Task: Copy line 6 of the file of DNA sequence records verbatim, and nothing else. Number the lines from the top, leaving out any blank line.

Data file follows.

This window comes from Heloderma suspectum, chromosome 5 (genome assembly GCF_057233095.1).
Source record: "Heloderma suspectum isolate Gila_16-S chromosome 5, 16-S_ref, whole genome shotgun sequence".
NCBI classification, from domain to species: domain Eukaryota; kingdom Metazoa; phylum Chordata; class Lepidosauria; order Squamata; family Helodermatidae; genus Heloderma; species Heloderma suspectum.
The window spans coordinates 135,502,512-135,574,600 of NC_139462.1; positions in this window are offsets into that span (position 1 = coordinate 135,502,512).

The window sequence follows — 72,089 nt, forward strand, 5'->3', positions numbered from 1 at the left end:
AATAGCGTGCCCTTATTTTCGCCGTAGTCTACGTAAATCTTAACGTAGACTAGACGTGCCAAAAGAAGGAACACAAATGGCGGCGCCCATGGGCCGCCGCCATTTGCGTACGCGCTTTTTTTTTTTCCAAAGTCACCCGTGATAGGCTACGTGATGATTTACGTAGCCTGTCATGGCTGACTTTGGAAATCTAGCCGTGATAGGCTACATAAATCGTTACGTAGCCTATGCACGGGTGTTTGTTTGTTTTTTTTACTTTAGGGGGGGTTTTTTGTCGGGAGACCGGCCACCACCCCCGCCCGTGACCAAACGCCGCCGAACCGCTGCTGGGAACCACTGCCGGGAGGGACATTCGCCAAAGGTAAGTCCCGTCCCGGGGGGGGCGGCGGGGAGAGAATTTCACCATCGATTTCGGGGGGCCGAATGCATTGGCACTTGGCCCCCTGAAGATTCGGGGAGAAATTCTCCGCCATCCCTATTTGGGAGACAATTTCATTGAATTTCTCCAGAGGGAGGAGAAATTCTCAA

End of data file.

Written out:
AATAGCGTGCCCTTATTTTCGCCGTAGTCTACGTAAATCTTAACGTAGACTAGACGTGCCAAAAGAAGGAACACAAATGGCGGCGCCCATGGGCCGCCGCCATTTGCGTACGCGCTTTTTTTTTTTCCAAAGTCACCCGTGATAGGCTACGTGATGATTTACGTAGCCTGTCATGGCTGACTTTGGAAATCTAGCCGTGATAGGCTACATAAATCGTTACGTAGCCTATGCACGGGTGTTTGTTTGTTTTTTTTACTTTAGGGGGGGTTTTTTGTCGGGAGACCGGCCACCACCCCCGCCCGTGACCAAACGCCGCCGAACCGCTGCTGGGAACCACTGCCGGGAGGGACATTCGCCAAAGGTAAGTCCCGTCCCGGGGGGGGCGGCGGGGAGAGAATTTCACCATCGATTTCGGGGGGCCGAATGCATTGGCACTTGGCCCCCTGAAGATTCGGGGAGAAATTCTCCGCCATCCCTATTTGGGAGACAATTTCATTGAATTTCTCCAGAGGGAGGAGAAATTCTCAA